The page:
Shae wandered beneath boughs laced with new growth and came at last to her favorite place at the garden’s heart. Although the voice of a stream beckoned in the near distance, she paused beneath a stand of gnarlwoods, their ancient branches stretched wide. These trees had witnessed the construction of Whellein Hold, and they would remain when the stronghold’s mortar crumbled and its stones fell away. She emerged from the copse into a meadow dotted with early flowers and bathed in morning light. The flutter of wings beat an accompaniment to the warbling of birds, and a wingen flitted through the lesser canopy to light in a nearby whispan tree. She stilled to avoid frightening the tiny bird, which dipped and bobbed its bright head to preen scarlet feathers. With its grooming complete, the wingen lisped into sweet-sad song.
Shae smiled. “Sing, small one.”
But a shriek ended the wingen’s song. Darkness extinguished its colors. Blood dripped from the foliage of the whispan tree, pure white only an instant ago. Terror gripped Shae by the throat, choking off her scream.
The giant raptor had descended from nowhere and now flailed ragged wings as it rose, screeching in victory, its black eyes trained on Shae.
Pulse thrumming in her ears, she crept backward. Back, back she moved, her gaze never leaving the leathery beast in the air.
This made no sense. How could a welke have ventured so far north?
Her heel caught the hem of her cloak, and she slammed into the ground.
Fear yanked her to her knees. Shock brought her to her feet.
The whispan tree stood pristine as new snow. No blood stained the smooth bark. No movement stirred the silken plumes. No sign lingered of wingen or welke.
And yet she had seen…what?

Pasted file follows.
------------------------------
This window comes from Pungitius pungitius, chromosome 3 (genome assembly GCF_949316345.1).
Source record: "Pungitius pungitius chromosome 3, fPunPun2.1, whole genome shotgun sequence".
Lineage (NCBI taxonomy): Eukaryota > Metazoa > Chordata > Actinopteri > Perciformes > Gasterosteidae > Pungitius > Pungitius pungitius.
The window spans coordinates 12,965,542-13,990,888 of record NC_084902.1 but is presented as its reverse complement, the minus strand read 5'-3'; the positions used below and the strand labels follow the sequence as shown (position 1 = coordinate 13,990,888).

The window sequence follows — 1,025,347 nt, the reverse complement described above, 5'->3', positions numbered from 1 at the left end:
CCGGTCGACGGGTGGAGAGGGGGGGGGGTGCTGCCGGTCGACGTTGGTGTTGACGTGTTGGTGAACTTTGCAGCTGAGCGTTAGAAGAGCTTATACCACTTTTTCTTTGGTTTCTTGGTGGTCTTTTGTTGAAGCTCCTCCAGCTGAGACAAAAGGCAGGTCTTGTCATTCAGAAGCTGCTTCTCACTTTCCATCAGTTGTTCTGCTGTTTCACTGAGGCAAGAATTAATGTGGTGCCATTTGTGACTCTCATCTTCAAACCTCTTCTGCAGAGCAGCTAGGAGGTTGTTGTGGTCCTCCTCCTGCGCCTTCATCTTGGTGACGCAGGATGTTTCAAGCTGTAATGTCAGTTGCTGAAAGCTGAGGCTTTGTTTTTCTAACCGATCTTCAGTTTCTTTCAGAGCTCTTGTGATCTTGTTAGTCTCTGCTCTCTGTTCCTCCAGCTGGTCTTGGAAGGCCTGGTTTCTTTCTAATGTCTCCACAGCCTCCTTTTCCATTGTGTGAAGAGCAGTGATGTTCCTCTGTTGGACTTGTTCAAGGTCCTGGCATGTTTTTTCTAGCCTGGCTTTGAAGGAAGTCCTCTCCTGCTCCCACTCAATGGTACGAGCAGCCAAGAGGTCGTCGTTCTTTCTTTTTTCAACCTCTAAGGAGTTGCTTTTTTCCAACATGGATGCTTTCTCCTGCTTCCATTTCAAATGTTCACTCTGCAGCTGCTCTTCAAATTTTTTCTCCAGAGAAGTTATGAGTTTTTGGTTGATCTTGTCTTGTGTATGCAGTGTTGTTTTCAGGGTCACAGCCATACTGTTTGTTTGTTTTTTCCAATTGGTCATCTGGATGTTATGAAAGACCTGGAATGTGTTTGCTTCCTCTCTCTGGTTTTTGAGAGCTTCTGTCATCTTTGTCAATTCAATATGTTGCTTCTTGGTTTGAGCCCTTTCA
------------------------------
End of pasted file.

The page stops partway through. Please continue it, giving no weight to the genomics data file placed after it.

“Lof Yuel! Does this vision warn of danger?”
Wind stirred the leaves. Branches rubbed and creaked. A stone turned in the stream bed.
Another sound whispered at the edge of hearing.
Shae paused to listen. The sound resolved into a steady flapping, and her heart picked up its pace. She ran into the meadow and scanned the pale sky.
With a toss of its silver mane, a wingabeast spiraled toward her.
The rider sagged, and the spiral went amiss, but the wingabeast recovered with quick grace. With a ripple of muscles, its neck arched, and the feathered wings lifted. Shae rushed toward the rider before the creature’s diamond-shod hooves found purchase on the ground.
She reached for his arm as he slid from the saddle, but he shrugged off her help and steadied himself against the shifting beast.
She searched his face. “Kai?” Strain etched her brother’s features.
He turned and with one finger, traced forgotten moisture at the corner of her eye. “Shae?”
She shook her head to silence his question. “You’ve ridden through the night?”
He didn’t answer but pushed her away with gentle hands.
“What troubles you?”
His long silver-gray eyes glazed with tears. “Lof Raelein Maeven lies on her deathbed.”
She opened her mouth to speak, but no words came. What could she say to ease him when the news pierced her like a blade? Tears seeped down her cheeks, silent as the grave.
Kai touched her arm. “I’m sorry. I shouldn’t have spoken so. You formed a heart-bond when she visited Whellein Hold.”
“What other way is there to speak it?” The image of the wingen and welke returned to her. “Death is death.”
His head bent in acknowledgment, the movement slow.
She touched his arm. “I’m sorry, Kai. I know she means much to you.”
“Could but my hope and my prayers save her, she would live.” He spread his hands in a helpless gesture. “Such power is not mine.”
“Only Lof Yuel has the wisdom to command life and death. We must leave such things to him.”
He looked at her with a somber expression, but then tousled her tangled curls. “Truth from a babe!”